Yahoo movies reports on a significant fan-supported “interim” release, if you will, of a new Star Trek parallel film, Star Trek: Axanar. Star Trek: Axana is the brainchild of writer/producer/star/fanboy Alec Peters. The 90-minute, crowdfunded production (due out in 2015) will at long last, reveal the full story behind the pivotal Battle of Axanar, an event initially referenced in a season 3 episode of the original series, “Whom Gods Destroy.” I would love to rave about this attempt, but the first twenty minutes – which must blow people away to truly succeed, comes off as a stiff, uneven, badly scripted use of key Star Trek words “Klingon,” “the Federation,” “Starfleet,” “Andoria,” and the reliance on those words to pique interest during the monotonous back and forth discussion. So obvious and kind of insulting. Imagine this “sci-fi epic” without any reference to Star Trek and you have just another attempt at filmmaking without any cohesion, with no reason to tune in. “There will always be detractors who will think you’re taking the initiative too soon, that you’re rushing the offensive” says one actor in this mountainous collection of paragraphs which could have been taped at any access TV station in America. And he has a point! The fans who made this are actually stating the obvious, but not the way they intended it. With too heavy a use of narration to tell the story and some nice, slick CGI (hey, in this day and age a teenager can generate better visuals than found on the original Last Starfighter,) the color-by-numbers prelude to this “epic battle” only confirms the nerd-aspect of sci-fi fandom, and that’s a shame with science fiction now the predominant film genre in the world.
As of this writing, there are 19 films that have made over one billion dollars worldwide, according to BoxOfficeMojo.com #1 being Avatar with The Avengers at #3, Harry Potter/Deathly Hallows 2 #4, Transformers: Dark of the Moon #7, The Lord of the Rings: Return of the King #8, James Bond Skyfall #9 and Batman’S The Dark Knight Rises at #10. The audience wants film perfection, at least in the presentation. The Top 20 all-time moneymakers are hardly perfect films. Avatar’s script took a back seat to the special effects and the theme, but it was so ground-breaking, full of wonder and captivating that who cares if the acting was over the top and the lines delivered were far from memorable. It’s a terrific film despite its flaws and, perhaps I’m missing something but, that James Cameron was able to fascinate the entire planet earth with his out of this world film experience – islands floating in the air (simply superb) and the indigenous people flying on reptiles, says to me that Cameron knows how to market to people of all different cultures.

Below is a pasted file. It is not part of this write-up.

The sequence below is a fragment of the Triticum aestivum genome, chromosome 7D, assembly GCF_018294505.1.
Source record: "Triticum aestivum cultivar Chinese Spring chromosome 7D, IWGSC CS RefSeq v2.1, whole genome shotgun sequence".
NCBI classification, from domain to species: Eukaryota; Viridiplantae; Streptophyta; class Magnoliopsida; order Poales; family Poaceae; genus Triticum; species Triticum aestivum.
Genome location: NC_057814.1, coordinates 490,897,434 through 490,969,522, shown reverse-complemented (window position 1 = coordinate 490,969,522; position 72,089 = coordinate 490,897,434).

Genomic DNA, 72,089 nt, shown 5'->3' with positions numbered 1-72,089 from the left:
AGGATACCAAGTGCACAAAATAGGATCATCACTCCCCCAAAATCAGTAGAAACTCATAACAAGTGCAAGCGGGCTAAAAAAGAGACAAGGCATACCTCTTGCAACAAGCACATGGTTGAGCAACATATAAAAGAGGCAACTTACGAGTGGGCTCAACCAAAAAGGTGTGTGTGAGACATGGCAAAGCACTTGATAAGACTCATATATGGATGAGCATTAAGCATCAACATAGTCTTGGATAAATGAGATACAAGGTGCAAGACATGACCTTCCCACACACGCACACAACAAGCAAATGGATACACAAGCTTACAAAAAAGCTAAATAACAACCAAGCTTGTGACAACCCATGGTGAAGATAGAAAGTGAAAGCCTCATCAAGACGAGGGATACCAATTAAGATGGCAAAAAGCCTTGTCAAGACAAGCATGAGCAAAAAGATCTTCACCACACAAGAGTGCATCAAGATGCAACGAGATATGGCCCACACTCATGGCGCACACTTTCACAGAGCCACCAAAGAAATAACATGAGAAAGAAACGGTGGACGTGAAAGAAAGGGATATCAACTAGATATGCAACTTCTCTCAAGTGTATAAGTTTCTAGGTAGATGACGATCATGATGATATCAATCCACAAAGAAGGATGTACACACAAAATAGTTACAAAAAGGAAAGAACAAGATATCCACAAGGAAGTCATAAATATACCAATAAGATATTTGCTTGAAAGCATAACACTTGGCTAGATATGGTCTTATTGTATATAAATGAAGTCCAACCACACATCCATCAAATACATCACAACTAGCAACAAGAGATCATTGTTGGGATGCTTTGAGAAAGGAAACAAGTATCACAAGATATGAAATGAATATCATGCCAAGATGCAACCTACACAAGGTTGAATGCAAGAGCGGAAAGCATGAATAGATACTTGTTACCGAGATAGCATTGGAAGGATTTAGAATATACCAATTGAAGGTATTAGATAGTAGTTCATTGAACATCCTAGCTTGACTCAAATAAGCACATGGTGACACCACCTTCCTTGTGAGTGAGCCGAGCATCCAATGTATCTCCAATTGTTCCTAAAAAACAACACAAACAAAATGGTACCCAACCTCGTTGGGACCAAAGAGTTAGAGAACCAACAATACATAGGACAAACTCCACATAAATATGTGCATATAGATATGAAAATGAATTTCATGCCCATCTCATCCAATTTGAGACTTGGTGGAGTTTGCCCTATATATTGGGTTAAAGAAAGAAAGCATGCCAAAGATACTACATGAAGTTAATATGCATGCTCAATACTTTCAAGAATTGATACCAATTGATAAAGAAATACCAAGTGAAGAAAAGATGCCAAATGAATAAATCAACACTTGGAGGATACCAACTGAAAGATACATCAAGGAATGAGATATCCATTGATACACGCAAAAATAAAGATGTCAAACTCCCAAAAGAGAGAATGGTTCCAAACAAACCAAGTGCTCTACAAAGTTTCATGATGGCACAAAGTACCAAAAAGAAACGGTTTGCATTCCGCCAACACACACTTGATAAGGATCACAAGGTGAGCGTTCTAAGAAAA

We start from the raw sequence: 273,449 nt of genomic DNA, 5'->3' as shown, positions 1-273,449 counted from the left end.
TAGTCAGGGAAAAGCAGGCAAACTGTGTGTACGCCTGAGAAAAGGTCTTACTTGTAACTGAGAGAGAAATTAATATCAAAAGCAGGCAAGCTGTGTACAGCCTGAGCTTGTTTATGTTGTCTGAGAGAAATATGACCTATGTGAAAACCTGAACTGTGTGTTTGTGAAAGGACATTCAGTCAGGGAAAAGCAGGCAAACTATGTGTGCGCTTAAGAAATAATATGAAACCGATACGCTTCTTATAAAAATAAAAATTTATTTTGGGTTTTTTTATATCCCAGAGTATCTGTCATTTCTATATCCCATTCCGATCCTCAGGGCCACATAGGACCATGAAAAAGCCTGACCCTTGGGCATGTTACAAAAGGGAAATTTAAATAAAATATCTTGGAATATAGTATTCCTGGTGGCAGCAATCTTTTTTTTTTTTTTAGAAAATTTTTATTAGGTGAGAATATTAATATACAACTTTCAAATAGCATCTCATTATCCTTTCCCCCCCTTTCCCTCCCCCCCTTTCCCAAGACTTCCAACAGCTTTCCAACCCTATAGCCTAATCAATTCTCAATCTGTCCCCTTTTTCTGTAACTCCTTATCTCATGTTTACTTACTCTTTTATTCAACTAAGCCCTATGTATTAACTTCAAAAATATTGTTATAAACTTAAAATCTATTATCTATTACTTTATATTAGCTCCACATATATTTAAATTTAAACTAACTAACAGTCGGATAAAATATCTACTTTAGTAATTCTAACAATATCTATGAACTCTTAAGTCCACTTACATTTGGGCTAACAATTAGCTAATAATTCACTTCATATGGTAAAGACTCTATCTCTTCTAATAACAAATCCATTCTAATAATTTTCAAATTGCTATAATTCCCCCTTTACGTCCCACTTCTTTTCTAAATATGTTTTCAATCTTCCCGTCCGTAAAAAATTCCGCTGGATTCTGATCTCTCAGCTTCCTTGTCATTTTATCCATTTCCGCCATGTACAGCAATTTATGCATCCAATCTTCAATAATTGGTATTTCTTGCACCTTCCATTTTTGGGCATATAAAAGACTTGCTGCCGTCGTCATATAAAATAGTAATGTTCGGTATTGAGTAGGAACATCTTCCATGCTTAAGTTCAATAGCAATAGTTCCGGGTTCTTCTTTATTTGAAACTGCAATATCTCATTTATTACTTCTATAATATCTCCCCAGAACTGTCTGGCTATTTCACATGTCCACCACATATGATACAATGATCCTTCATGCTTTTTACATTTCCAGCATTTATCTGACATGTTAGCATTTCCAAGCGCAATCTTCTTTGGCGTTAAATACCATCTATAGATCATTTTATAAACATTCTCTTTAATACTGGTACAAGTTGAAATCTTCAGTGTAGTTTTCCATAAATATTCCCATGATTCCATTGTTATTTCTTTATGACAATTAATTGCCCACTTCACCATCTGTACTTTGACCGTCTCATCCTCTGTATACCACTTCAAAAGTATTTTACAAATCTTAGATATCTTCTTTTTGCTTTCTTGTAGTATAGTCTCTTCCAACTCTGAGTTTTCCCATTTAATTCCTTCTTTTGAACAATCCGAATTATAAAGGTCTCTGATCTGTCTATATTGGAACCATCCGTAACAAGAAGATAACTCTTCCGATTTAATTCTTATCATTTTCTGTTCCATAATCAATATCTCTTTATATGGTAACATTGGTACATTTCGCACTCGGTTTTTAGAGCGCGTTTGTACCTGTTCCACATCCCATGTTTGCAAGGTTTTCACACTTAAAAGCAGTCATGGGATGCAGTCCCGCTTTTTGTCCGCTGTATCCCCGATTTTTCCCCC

Filmmakers are going to have to address “virtual reality” sooner than later, and that will mean solid scripts with few holes and lots of reason to stay tuned. At some point the comic book spree has to evolve into something even bigger and even better. As violent as a series like The Godfather is, there is no denying that the script, the acting, the texture of the film and Francis Ford Coppola’s direction make for one of the most beautifully made, if totally vulgar, movies in history. Martin Scorsese’s Casino also has staying power, yet it is more vulgar and more violent than the Godfather. Mafia movies hold interest, and certainly reach a wider audience than slasher films, but gratuitous violence has its mainstream appeal while something less offensive, but still a hot-button topic: pornography is pushed into the closet. Go figure.
Pornography is much like fan-based Star Trek movies. Rather than craft a great script with some real-life passion and drama the multi-billion dollar porno industry is content to grind out drab product so out of touch and lacking in chemistry that a well-known homosexual actor appears in multiple heterosexual flicks. A handsome man does not always a great actor make and porn stars combining without chemistry is about as exciting as doing your Sunday laundry. I think I’ve stumbled upon a number of Star Trek attempts on YouTube many years ago, fan-based escapades You can find Walter Koenig, Nichelle Nichols and Alan Ruck in Star Trek: Of Gods and Men
and a batch of them on this YouTube site like Star Trek Exeter:The Tressaurian Intersection
My idea is to take the budgets from the porno movies and integrate the porn industry with the Star Trek fan industry. It certainly can’t be any worse than what the two separate genres do on their own.
Joe Viglione is the Chief Film Critic at TMRZoo.com. He has written thousands of reviews and biographies for AllMovie.com, Allmusic.com, Gatehouse Media, Al Aronowitz’s The Blacklisted Journal, and a variety of other media outlets. Joe also produces and hosts Visual Radio, a seventeen year old variety show on cable TV which has interviewed Jodie Foster, director/screenwriter David Koepp, Michael Moore, John Cena, comics/actors Margaret Cho, Gilbert Gottfried, Gallagher, musicians Mark Farner and Don Brewer of Grand Funk Railroad, Ian Hunter of Mott The Hoople, Ray Manzarek, John Densmore, Felix Cavaliere of The Rascals, political commentator Bill Press and hundreds of other personalities.